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American Science Fiction: Four Classic Novels 1953-56 (Library of America #227)
Gary K. Wolfe, Frederik Pohl, C.M. Kornbluth, Theodore Sturgeon, Leigh Brackett, Richard Matheson

Sleepless in Hollywood: Tales from the New Abnormal in the Movie Business

Sleepless in Hollywood: Tales from the New Abnormal in the Movie Business - Lynda Obst Ever since Star Trek Into Darkness, I’ve decided I never want to see a new movie again. A calculated piece of brand awareness, it lacked any meaning or purpose. I have seen plenty of blockbuster, comic-book, franchise all-action movies before and enjoyed many of them, but until Star Trek Into Darkness, I had never seen anything that so blatantly made me feel like a dollar sign. Anyway, I know I’m not the only one who has felt a loss of interest in movies. Obst helps explain what happened to Hollywood studios. In the 2000s DVD revenue petered out and international box-office revenue blew up. Pitch meetings, where new ideas were worked out between producers and writers, were lost, and instead marketing departments now lead development. Everything now is about “preawareness” and franchises—-things that can be easily sold across languages and cultures.

Obst’s text is anecdotal and conversational. She goes on personal tangents, and drops in puzzling, non-essential details. She says things like, “She looks like a cameo in a locket but acts like a turbocharged Ferrari.” (Which is so nonsensical that in a different context it could be mistaken for a brilliant Bob Dylan line.) She lays too much blame on the 2007 WGA strike for jump-starting everything. But this is a first-hand, honest observation from someone whose entire world shifted beneath her feet in a period of less than a decade. She isn’t just lamenting a lost-past, and she doesn’t entirely hold herself blameless. Obst is as funny and sincere as new movies are calculated and heartless.

Diary of a Wimpy Kid Book 8

Diary of a Wimpy Kid Book 8 - Jeff Kinney Eight books in and still good. Jeff Kinney is one of the most consistently funny writers/cartoonists working right now. Kinney has placed Greg Heffley in the same temporal suspension that all great cartoon characters suffer through. Like Charlie Brown or Eric Cartman, he will never grow older. And this is good, because that means Greg never needs to learn from his mistakes. And that means these books will always be funny. Charles Schulz’ famous rule about comics—it’s the art of doing the same thing over and over again without repeating yourself—is evident here. This book is the same as all the other ones—Greg misinterprets situations, tries to avoid doing work, hates school—but it is still all new and surprising. One of the great and consistently funny things in these books, and especially here, is how adults are portrayed. Grown-ups aren’t idiots and they’re not mean, they just don’t get it. In Hard Luck, there are things like the “Find a Friend” station in the school playground, the school’s “Hero Point” system for encouraging good behavior, and Greg’s mom’s stash of replacements of his old favorite stuffed animal. These are all hilariously misguided attempts to ease kids through emotional trauma--well-meaning, but entirely tone-deaf. I don’t know if the intended adolescent reader will ever see these books as laugh-out-loud funny as adults do. It’s too close to what they actually go through.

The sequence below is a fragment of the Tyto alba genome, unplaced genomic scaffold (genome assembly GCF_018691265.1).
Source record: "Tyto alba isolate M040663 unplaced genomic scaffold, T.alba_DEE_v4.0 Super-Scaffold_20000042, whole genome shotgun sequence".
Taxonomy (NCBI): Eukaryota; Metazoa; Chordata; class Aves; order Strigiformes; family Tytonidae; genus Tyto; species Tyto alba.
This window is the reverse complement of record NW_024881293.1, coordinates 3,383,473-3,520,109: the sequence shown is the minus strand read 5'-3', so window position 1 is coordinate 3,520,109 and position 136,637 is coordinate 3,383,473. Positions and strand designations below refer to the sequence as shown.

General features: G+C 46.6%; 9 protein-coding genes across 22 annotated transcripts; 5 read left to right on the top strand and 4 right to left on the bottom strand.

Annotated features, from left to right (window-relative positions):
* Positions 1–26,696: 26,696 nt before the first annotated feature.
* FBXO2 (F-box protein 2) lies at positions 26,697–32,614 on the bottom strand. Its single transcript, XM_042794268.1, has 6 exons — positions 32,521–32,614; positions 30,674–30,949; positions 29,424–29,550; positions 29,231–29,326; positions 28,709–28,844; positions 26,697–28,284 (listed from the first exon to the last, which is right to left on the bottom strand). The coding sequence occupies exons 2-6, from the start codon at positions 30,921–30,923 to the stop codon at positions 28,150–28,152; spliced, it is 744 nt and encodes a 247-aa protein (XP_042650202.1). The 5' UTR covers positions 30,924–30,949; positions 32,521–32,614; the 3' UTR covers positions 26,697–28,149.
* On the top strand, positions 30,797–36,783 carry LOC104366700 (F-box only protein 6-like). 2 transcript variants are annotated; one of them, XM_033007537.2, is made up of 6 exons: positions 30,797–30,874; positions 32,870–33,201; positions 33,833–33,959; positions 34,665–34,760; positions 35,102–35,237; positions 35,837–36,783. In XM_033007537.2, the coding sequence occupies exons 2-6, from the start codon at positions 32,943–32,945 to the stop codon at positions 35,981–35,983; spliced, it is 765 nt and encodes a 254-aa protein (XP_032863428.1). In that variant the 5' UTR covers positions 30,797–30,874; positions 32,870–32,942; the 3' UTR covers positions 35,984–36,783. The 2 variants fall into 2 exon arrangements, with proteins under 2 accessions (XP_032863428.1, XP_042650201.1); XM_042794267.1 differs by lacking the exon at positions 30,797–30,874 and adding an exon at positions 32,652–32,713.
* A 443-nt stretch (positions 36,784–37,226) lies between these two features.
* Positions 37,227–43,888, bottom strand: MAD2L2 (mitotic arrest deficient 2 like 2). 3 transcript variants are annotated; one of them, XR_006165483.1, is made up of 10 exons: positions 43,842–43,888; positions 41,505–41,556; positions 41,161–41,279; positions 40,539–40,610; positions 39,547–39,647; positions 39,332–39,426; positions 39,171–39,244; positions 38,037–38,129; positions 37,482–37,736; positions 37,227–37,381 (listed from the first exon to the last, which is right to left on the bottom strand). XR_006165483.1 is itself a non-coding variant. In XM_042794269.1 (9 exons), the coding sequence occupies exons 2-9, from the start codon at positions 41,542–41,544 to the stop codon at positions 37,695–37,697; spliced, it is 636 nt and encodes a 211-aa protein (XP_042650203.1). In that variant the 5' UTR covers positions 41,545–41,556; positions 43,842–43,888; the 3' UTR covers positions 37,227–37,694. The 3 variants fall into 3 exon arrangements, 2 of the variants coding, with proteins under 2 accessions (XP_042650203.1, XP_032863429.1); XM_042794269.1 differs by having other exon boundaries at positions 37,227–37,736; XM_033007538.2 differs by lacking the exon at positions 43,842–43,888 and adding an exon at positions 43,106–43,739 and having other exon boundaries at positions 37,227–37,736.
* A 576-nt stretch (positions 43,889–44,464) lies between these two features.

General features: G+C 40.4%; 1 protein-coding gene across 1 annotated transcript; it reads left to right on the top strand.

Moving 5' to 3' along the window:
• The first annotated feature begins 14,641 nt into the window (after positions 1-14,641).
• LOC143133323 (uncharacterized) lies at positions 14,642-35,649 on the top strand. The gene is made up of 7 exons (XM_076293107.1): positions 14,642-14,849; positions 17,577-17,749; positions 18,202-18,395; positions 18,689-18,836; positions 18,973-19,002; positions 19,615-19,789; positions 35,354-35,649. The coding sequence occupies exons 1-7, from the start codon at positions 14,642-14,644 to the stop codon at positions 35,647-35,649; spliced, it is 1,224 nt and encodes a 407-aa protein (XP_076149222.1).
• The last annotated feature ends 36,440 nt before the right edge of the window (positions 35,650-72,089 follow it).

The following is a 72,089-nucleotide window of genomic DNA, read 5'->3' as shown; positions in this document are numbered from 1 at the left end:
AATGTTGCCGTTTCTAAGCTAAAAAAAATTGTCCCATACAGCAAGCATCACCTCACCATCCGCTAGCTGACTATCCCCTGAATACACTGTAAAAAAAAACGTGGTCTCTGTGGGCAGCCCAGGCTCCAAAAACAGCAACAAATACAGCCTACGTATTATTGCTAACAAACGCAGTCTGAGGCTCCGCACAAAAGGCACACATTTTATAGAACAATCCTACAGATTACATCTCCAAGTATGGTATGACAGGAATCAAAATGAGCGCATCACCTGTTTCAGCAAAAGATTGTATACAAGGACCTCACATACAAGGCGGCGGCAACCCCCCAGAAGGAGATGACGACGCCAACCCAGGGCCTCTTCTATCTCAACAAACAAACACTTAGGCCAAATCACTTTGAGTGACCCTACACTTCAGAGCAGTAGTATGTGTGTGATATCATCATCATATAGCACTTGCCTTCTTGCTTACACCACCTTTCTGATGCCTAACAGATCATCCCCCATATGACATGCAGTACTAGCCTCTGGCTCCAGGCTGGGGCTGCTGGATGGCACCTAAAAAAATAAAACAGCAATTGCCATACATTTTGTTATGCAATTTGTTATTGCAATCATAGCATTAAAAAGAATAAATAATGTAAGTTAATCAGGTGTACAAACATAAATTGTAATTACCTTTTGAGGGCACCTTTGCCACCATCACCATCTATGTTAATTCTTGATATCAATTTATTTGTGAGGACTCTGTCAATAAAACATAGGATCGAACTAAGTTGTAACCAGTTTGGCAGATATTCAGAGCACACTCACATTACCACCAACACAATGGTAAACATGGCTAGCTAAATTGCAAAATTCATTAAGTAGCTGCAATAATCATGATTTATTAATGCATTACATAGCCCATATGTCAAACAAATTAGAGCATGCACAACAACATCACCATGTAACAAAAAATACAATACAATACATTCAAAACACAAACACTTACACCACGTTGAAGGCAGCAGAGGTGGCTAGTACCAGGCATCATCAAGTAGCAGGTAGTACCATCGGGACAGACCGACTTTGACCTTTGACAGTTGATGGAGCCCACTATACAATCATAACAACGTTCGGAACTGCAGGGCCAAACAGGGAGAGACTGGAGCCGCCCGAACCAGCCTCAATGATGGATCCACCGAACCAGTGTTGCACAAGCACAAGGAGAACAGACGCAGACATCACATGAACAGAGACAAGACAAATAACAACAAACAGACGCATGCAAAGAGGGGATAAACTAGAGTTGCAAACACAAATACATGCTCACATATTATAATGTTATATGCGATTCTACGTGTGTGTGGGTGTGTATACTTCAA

Ancillary Justice

Ancillary Justice - Ann Leckie I thought I had found something here, but, no. The two most intriguing parts of this are: The main character used to be a sentient space ship; Her native language makes no gender distinction and therefore the first-person narration uses feminine pronouns for all the characters, including the males. So I was hoping for some old-fashioned Ursula Leguin-type Sci-Fi-of-ideas, but the author had something else in mind. It turns out this is just the first book of an expansive multi-part space opera. This is fine, it’s just not what I wanted to read. The story has two time-frames set a millennium apart and they are told in alternating chapters. In the present-day story, our hero Breq is dead-set on revenge against somebody, the other storyline details—slowly—the reason for her vengeance. At first, when I still thought I was reading the novel-of-ideas I wanted to read, I assumed the fractured storyline was supposed to be representative of how a former sentient spaceship with unlimited eyes and ears perceives time (or something like that.) But, no, it turns out that Leckie is just using the old TV/movie/bad-fiction trick of trying to build intrigue by delaying exposition. In the present-day storyline, Breq knows exactly why she’s doing what she’s doing, who she’s after, and what that person did to set her on this single-minded quest for justice. Since it is first person narration, there’s no reason we shouldn’t know, too. Leckie decides, for no reason but the creation of artificial suspense, to dole out that essential information in teaspoon size portions. It’s a trick and it’s cheap. I don’t have the patience for it. So, at about the halfway point, just as the big reveal was about to happen, I gave up.